Teenage Girls, Physical Violence, YouTube, and our Culture


So…I’m sure by now you all have heard the news story and seen the attendant video of the cheerleader in Lakeland, Florida who was lured into a “friend’s” home and then severely beaten by that friend and other cheerleaders. All of this for basically talking smack over MySpace (cyberbullying?) about those friends. So what we have is a vivid depiction of six girls who carefully coordinated (with two male lookouts and everything) a vicious attack (to where she suffered a concussion and fell unconscious) on an unsuspecting girl at a home where no parents were around…and where she was detained with no freedom to leave…and where the violence was recorded for the purposes of uploading it to YouTube and MySpace…. Then she was taken in a car, dropped off at some random location, and threatened with more beatings if she went to the authorities.
Points to consider:
1. What is the deal with these girls being so horrifically violent? Is this not out of the ordinary, but seems so because the recording has so starkly shown us the hostility and aggression of which some girls are capable? Is it possible that girls are actually *just as prone to violence* as boys (not withstanding testosterone and so forth) but have been constrained by social acceptability…but perhaps those standards are eroding or fading or being diluted as the years go by?
2. Is our culture being desensitized to female violence? For example, you turn on The Real World on MTV and we are seeing more frequently verbal violence and even physical violence among girls.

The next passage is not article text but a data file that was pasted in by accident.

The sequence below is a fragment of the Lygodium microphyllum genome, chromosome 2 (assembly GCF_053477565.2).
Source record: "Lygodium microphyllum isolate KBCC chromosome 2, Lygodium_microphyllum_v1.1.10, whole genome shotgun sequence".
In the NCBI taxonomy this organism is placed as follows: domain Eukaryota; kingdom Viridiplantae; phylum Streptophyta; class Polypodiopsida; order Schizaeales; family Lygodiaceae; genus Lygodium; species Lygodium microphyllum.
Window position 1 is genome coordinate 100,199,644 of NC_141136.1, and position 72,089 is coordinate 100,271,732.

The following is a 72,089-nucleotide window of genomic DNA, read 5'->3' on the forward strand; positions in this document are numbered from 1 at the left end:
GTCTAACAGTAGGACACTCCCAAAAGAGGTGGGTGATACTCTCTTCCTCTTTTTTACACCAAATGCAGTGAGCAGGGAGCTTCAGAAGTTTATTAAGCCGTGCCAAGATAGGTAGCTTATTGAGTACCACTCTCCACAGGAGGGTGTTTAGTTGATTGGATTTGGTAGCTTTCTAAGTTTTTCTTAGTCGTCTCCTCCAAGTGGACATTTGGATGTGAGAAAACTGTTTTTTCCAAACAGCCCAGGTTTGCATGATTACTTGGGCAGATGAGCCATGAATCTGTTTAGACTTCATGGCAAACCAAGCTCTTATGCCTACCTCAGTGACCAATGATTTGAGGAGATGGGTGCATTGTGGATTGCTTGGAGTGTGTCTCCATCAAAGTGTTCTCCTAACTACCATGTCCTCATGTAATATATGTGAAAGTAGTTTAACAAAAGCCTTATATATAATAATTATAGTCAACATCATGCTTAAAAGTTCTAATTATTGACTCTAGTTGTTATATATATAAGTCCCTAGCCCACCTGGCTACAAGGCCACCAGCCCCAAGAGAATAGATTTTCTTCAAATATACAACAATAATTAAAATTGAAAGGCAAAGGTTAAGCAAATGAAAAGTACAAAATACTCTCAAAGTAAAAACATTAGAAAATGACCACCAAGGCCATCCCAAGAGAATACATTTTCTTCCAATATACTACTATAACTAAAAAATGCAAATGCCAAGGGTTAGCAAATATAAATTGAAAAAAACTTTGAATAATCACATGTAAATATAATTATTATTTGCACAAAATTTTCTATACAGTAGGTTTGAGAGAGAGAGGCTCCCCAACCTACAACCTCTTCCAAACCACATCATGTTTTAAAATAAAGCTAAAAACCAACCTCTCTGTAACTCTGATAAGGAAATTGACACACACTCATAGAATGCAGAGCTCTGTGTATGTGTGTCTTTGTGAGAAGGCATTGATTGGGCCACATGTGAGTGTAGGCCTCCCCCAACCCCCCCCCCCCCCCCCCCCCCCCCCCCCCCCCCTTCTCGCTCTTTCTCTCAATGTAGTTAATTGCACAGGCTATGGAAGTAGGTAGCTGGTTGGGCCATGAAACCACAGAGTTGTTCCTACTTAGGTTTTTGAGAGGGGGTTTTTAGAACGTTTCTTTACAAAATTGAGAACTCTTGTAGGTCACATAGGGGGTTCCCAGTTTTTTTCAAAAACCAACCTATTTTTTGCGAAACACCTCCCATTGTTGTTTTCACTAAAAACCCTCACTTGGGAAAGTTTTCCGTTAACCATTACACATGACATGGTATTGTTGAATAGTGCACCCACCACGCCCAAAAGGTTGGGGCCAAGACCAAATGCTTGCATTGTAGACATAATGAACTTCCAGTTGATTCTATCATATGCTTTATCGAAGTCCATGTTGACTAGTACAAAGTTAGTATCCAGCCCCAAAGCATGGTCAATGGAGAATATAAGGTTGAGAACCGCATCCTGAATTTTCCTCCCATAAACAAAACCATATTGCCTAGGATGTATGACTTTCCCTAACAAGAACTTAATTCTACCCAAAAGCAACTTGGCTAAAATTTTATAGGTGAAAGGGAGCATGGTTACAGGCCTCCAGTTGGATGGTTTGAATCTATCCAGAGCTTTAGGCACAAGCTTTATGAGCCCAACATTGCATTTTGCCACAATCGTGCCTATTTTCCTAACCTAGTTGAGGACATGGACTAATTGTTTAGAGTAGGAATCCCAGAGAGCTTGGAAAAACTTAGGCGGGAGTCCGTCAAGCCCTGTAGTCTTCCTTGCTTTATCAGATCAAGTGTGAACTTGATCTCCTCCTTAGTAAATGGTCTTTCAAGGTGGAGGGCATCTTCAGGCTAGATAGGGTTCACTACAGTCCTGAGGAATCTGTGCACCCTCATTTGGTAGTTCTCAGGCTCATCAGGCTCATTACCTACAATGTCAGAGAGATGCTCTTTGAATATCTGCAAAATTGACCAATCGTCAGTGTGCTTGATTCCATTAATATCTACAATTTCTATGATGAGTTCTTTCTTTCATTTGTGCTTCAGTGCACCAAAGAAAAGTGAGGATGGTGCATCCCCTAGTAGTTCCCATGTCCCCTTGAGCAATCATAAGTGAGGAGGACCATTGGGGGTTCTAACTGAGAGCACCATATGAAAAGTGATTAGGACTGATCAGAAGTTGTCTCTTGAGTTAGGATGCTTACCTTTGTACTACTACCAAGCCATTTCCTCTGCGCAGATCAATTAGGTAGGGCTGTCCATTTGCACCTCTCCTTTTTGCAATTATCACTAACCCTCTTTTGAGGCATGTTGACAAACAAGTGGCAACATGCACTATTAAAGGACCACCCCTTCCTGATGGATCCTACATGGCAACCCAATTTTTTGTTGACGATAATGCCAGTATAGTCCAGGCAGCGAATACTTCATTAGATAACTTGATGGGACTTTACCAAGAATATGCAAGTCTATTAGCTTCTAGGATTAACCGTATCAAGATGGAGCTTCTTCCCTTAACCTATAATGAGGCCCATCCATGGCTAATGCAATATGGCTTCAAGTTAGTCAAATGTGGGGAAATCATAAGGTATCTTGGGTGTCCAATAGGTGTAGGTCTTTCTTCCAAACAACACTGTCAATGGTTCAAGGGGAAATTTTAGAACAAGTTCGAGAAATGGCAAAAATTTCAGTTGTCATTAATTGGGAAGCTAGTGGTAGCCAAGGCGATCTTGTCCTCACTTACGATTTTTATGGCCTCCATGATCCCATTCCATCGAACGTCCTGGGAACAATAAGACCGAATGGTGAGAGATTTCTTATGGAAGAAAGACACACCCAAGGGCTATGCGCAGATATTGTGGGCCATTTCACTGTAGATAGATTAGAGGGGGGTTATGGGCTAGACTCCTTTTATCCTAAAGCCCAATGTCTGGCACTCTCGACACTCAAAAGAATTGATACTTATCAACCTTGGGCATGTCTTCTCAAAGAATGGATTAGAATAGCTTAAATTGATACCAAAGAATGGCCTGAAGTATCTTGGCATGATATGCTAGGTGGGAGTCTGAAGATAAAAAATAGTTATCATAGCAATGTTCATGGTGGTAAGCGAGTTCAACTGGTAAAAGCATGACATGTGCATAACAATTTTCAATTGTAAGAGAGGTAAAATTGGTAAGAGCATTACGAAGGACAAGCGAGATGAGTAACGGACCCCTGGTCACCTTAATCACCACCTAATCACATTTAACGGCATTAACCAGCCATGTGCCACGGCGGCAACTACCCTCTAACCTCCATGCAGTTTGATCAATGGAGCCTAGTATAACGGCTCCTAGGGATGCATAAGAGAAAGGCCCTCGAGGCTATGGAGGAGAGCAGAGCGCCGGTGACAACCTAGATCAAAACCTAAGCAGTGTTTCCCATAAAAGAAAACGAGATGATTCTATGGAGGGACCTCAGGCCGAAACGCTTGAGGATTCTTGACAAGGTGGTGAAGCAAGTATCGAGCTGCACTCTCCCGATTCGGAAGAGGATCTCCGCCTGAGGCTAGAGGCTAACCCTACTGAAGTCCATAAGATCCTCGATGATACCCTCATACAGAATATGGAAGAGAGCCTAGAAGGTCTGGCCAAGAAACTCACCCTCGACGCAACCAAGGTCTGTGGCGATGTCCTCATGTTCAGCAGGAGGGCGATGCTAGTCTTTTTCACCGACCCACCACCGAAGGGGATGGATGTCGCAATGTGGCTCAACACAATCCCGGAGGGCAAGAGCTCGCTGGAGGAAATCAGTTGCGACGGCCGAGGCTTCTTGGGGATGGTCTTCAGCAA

3. Were the girls playing to the camera…performing, if you will? Were they, to some degree, looking for their 15 minutes of fame by recording themselves in this video?
4. What were the girls thinking, in terms of escaping identification, apprehension, and punishment, with the recording of the criminal assault?
5. Are the parents at fault?
6. Has anyone seen the MySpace postings, as I’d like to consider their contents?
7. Has anyone figured out how to download flash video, because I’d like to archive those videos linked from that site to show others?

Article and unedited video here (link defunct).


  1. Hmmm… I disagree with HnK on this one. I really believe that if these were boys we would still here the rhetoric of the possibility of life sentences. I find it really hard to believe that they are being treated differently (both by the media and by the courts – at least so far) because they are girls. Clearly that makes it more shocking for some, but I doubt they will get a harsher sentence because of their gender.

    It will be interesting to see the punishment they actually get. They will not get life in prison. Believe me – I just don't see that happening.

  2. This is unbelievable:

    Suspects in Video Beating Could Get Life in Prison

    Life in prison?! Come on.